Juan Manuel Marquez Net Worth: Smaller Payout Adds Fuel to Fight vs. Pac-Man

Matt Fitzgerald@@MattFitz_geraldCorrespondent IIIDecember 7, 2012

BEVERLY HILLS, CA - SEPTEMBER 17:  (L-R) Manny Pacquiao and Juan Manuel Marquez stand onstage to face the media cameras during the Manny Pacquiao v Juan Manuel Marquez - Press Conference at Beverly Hills Hotel on September 17, 2012 in Beverly Hills, California.  (Photo by Victor Decolongon/Getty Images)
Victor Decolongon/Getty Images

Although both boxers are definitely well off on their previous three fights alone, Juan Manuel Marquez's small payout in a marquee fourth showdown with rival Manny Pacquiao is just another reason for Dinamita to feel slighted.

While he isn't exactly light in the wallet, it should only add to the motivation fueling Marquez to finally notch an official victory against the man he feels he's beaten three times already.

Marquez's net worth is an estimated $20 million, according to CelebrityNetWorth.com, while the same site indicates that Pacquiao is worth a whopping $85 million.

The controversial decisions in the previous three encounters with Pacquiao have left Marquez with one draw in the first matchup and two losses thereafter. But with Pac-Man contracted at $8.6 million for Saturday's showdown in Las Vegas' MGM Grand Garden Arena and Marquez making just $3 million (h/t International Business Times), it's hard not to blame him for getting upset at the wide gap in those numbers.

Pacquiao's total payout could be as much as $30 million based on pay-per-view numbers, while as much as $10 million could be awarded to Marquez, according to Chris Williams of Boxing News 24.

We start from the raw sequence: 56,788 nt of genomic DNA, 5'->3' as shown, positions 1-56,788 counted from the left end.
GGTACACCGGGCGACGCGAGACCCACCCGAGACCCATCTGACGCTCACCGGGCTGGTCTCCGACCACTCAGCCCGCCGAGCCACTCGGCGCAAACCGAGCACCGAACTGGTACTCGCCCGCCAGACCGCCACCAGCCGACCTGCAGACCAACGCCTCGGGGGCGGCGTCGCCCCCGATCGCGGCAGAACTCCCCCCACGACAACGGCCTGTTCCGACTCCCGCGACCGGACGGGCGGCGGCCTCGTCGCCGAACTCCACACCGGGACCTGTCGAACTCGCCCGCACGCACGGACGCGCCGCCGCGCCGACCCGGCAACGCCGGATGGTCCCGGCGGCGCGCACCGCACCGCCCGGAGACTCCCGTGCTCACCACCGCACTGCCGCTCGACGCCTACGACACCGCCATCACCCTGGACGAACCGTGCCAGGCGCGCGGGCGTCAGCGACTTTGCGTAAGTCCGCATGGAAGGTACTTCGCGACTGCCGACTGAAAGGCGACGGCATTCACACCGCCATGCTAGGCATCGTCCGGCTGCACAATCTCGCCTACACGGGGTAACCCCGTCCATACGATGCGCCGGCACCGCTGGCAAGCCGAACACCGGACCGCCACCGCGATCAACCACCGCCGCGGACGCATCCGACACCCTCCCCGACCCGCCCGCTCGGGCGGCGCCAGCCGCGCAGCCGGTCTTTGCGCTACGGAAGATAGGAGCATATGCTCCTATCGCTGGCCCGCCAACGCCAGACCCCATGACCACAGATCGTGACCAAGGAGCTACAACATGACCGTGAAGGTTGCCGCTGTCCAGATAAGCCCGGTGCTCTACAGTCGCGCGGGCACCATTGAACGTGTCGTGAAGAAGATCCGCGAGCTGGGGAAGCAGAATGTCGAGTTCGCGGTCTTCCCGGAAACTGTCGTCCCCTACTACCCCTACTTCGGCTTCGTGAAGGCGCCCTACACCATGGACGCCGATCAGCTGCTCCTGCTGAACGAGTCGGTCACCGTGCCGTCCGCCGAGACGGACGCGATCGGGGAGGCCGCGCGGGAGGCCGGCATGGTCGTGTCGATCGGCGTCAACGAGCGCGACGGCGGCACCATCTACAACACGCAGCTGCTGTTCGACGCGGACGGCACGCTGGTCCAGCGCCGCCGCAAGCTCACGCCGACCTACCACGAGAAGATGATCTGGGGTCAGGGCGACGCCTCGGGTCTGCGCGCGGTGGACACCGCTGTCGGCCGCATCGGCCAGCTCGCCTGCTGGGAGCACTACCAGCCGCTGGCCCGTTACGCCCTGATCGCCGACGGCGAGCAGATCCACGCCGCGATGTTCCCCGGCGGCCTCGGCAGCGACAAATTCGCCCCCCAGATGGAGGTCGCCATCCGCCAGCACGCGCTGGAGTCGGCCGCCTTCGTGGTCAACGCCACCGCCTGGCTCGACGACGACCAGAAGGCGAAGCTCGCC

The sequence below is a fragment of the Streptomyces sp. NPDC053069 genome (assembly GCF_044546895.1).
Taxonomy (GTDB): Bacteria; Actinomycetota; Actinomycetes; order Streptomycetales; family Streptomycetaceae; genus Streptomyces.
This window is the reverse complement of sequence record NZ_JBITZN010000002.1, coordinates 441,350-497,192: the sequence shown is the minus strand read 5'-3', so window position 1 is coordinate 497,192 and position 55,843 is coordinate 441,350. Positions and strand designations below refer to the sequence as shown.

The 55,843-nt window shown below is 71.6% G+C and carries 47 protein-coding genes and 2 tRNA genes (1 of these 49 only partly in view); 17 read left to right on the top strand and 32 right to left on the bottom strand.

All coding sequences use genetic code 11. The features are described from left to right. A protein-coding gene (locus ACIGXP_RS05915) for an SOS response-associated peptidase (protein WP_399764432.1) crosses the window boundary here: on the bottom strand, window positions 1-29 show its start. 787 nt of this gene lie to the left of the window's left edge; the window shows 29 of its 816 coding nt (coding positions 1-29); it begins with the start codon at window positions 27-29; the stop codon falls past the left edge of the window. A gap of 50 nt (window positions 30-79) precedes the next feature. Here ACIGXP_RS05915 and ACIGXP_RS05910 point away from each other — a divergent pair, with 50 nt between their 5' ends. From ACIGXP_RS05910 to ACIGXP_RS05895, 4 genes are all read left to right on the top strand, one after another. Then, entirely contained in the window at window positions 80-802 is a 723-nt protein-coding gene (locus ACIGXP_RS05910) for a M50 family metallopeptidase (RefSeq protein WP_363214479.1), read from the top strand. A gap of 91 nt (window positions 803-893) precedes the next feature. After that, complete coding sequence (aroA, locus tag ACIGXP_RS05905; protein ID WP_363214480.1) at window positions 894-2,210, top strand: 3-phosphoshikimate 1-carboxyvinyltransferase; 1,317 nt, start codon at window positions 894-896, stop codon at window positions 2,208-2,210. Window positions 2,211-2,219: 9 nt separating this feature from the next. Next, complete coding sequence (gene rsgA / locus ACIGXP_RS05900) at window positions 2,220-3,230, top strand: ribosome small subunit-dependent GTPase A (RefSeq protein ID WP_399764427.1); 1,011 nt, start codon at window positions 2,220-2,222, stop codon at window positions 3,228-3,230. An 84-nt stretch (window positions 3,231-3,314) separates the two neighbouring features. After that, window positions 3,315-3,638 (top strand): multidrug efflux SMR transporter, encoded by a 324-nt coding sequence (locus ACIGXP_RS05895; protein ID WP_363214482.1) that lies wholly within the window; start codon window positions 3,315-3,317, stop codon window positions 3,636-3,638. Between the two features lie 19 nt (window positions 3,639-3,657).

That's a 3-1 ratio and a pretty significant gap for two fighters who are supposedly the biggest rivals in modern boxing and have had three hotly contested meetings prior to the possible finale on Saturday.

Both fighters have plenty to prove. Marquez must finally convince the judges that he is a worthy victor over Pacquiao, as well as outrun the allegations leveled at him of performance-enhancing drugs.

On the other side, Pac-Man has to show he truly is a changed man from his religious awakening but can still fight, and he has to put to rest the notion that his other activities outside the ring will not affect his boxing style negatively.

But for Marquez—someone who feels like all odds are against him—the massive financial gap between he and Pacquiao for this fight can only add to the huge chip on his shoulder. It shouldn't be about the money, but that only adds incentive for Marquez to knock Pac-Man out.

Now there's more to prove: that he is as hot of a commodity as there is in the boxing world, and that he can take down whom is arguably the sport's biggest name.

Playing spoiler and thwarting a potential Pacquiao-Floyd Mayweather matchup—which would have felonious amounts of money surrounding it—may be just what Marquez needs to get the respect he deserves.

It would not only deny his respected rival another massive payday, but it would also earn him a significant amount of extra coin—and possibly set up Pac-Man for a redemptive fifth fight against Dinamita with more of his legacy at stake.